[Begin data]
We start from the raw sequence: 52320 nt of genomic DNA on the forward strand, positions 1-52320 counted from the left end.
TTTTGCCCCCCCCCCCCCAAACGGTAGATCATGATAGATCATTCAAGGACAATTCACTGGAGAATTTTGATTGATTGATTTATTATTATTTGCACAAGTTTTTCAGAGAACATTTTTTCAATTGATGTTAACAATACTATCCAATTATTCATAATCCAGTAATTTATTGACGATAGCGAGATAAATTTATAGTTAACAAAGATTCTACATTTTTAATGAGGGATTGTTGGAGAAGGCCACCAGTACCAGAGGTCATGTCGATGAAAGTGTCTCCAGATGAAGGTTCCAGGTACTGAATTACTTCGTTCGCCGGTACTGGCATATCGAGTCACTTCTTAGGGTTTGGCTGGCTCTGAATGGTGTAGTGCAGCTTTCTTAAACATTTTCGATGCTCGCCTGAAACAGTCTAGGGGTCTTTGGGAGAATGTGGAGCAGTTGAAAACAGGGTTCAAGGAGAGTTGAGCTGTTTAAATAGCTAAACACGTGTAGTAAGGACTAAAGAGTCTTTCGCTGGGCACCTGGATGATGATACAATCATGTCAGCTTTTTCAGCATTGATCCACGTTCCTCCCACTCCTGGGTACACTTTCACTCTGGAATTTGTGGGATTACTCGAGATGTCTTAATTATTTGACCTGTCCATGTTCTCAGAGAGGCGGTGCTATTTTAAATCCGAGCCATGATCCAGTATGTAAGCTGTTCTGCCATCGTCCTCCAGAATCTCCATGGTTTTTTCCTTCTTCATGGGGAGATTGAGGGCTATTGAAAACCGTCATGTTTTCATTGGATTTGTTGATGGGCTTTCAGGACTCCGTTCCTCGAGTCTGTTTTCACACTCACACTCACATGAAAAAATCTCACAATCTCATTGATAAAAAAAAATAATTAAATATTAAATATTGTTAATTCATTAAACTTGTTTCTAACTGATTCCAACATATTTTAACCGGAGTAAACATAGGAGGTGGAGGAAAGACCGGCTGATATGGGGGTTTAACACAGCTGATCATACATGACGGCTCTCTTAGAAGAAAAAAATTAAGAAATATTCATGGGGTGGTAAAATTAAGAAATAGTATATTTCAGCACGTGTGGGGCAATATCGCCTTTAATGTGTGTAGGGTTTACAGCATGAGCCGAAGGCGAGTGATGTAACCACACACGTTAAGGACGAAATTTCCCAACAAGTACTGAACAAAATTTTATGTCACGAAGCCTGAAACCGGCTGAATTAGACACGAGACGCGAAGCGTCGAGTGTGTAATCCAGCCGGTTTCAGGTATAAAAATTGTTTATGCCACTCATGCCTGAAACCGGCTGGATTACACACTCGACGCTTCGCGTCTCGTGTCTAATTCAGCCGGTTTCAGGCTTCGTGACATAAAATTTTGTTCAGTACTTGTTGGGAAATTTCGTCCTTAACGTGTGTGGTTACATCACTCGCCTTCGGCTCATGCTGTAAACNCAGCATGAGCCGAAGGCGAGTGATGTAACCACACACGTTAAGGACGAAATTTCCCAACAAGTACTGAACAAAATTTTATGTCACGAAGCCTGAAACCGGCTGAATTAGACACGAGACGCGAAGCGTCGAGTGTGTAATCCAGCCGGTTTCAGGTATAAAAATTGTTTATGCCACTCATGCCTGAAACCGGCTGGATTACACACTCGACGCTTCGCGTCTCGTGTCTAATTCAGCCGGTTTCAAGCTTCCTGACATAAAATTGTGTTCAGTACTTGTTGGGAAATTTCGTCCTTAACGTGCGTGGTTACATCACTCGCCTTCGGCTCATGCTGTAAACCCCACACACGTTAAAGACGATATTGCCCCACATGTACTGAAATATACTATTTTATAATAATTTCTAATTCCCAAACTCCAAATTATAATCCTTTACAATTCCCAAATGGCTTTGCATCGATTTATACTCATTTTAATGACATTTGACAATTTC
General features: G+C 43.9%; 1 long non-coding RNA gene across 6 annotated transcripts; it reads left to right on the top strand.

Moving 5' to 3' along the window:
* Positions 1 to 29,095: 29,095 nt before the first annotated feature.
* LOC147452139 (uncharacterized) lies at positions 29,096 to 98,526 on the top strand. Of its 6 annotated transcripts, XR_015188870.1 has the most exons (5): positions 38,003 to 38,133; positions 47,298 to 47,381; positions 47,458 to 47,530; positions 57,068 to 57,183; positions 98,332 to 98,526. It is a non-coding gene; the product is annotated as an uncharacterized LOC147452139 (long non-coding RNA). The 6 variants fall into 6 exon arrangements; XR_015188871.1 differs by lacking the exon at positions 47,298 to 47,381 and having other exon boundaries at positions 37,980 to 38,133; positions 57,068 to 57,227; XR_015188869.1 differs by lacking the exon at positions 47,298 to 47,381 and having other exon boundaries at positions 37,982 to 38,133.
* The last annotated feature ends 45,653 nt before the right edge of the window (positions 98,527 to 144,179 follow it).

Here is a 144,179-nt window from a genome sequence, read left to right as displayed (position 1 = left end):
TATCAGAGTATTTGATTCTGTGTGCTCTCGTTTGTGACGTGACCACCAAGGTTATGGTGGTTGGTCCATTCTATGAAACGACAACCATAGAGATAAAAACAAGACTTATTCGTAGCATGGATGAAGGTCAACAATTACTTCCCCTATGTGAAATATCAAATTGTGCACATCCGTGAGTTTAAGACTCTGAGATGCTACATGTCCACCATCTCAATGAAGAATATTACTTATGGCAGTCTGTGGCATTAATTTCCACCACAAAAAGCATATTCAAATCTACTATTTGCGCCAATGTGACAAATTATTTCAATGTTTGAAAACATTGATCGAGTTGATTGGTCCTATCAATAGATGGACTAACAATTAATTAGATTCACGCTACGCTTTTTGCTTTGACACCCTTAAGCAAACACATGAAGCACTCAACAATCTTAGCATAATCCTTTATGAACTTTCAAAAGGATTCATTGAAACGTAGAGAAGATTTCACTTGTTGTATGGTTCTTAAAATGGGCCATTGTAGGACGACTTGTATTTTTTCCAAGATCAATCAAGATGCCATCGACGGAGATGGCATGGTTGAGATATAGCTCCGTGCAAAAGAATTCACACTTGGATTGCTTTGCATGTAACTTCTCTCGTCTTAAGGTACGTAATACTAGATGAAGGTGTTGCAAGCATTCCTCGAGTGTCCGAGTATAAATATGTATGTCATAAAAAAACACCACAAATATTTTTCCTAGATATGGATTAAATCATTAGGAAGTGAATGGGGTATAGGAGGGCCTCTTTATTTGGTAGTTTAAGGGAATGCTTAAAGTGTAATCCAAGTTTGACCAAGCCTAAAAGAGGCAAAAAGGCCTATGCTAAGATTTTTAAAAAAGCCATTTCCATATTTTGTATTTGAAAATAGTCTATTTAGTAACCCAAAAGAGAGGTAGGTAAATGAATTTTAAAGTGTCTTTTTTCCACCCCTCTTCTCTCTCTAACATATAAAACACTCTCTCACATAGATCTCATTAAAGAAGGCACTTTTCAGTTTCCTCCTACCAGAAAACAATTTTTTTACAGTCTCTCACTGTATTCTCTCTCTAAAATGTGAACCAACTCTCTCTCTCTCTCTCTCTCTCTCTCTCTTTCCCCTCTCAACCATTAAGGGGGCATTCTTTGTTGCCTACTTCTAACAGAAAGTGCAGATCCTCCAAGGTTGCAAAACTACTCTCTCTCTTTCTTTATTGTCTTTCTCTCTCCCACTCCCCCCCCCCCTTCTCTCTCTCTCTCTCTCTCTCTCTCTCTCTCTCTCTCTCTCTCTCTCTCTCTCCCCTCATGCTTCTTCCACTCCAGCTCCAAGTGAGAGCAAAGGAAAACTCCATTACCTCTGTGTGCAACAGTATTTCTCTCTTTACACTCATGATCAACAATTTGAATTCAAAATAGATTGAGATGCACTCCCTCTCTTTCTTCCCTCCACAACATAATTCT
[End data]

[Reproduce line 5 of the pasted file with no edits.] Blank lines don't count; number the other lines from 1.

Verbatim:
* Positions 1 to 29,095: 29,095 nt before the first annotated feature.